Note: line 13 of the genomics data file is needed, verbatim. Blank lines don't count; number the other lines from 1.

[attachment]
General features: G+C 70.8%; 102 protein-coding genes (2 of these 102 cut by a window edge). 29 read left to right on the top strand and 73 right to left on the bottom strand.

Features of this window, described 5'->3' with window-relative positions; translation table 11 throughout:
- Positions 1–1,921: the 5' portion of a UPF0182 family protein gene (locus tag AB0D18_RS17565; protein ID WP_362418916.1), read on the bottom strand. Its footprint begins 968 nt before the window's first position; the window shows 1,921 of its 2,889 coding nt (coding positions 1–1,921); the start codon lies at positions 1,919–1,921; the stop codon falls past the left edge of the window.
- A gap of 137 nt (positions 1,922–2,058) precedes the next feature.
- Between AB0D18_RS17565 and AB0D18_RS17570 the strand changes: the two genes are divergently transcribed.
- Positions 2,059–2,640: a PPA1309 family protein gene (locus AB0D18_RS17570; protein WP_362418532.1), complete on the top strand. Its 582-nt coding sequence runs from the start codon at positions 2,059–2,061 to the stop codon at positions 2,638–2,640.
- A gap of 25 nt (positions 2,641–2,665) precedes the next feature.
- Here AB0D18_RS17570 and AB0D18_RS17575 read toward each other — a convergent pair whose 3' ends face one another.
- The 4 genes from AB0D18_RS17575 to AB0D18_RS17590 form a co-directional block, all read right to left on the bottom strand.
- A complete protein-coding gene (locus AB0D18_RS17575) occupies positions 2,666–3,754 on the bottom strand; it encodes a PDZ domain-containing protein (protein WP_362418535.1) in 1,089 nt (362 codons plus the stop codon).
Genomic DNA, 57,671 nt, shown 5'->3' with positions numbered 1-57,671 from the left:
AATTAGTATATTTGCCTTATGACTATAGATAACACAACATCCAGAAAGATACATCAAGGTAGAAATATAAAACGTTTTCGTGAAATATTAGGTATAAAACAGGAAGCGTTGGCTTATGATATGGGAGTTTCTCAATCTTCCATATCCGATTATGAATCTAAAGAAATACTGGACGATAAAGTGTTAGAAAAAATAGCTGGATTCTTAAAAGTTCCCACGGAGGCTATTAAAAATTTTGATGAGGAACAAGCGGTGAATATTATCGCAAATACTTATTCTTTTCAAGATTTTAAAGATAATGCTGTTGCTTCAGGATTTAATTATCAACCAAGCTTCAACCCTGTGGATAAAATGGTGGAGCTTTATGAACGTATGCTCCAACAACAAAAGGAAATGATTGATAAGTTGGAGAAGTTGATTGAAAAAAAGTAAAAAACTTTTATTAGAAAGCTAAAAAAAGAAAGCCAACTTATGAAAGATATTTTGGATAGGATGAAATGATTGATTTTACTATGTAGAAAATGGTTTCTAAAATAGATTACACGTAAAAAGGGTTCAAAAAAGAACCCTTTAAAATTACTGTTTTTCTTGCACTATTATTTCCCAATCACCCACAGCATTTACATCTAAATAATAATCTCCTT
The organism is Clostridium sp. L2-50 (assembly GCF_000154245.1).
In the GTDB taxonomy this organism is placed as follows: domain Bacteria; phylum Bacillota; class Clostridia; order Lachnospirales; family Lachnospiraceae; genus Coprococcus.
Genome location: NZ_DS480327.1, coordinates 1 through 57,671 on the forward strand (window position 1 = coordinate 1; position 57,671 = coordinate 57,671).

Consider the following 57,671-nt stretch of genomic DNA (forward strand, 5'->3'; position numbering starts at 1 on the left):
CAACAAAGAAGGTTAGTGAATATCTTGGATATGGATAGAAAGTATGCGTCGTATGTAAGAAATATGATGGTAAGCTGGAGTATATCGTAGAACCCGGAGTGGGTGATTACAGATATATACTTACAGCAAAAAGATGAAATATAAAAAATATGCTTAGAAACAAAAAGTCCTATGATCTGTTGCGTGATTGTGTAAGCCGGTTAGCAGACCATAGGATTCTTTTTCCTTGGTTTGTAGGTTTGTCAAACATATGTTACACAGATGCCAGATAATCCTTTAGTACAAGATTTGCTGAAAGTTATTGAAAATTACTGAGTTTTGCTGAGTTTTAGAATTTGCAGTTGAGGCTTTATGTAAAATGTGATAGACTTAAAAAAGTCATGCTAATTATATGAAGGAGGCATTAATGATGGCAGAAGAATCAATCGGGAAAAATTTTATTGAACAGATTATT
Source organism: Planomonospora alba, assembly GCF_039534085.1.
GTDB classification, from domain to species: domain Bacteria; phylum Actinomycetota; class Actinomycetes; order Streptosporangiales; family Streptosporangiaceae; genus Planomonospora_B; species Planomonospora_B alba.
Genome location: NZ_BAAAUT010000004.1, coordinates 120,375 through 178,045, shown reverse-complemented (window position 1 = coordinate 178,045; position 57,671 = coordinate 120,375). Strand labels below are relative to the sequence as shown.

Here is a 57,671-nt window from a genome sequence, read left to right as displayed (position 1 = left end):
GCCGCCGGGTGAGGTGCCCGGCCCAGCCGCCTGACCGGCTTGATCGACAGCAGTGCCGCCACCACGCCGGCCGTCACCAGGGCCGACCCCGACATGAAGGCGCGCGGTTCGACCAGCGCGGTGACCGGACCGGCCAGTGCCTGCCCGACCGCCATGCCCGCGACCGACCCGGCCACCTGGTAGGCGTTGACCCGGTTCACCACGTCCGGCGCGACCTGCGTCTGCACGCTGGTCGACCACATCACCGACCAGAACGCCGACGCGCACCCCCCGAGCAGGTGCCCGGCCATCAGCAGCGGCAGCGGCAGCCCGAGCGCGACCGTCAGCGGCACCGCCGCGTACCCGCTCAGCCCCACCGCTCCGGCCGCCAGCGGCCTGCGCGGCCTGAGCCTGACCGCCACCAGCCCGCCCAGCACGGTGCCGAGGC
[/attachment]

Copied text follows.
The organism is Clostridium sp. L2-50 (assembly GCF_000154245.1).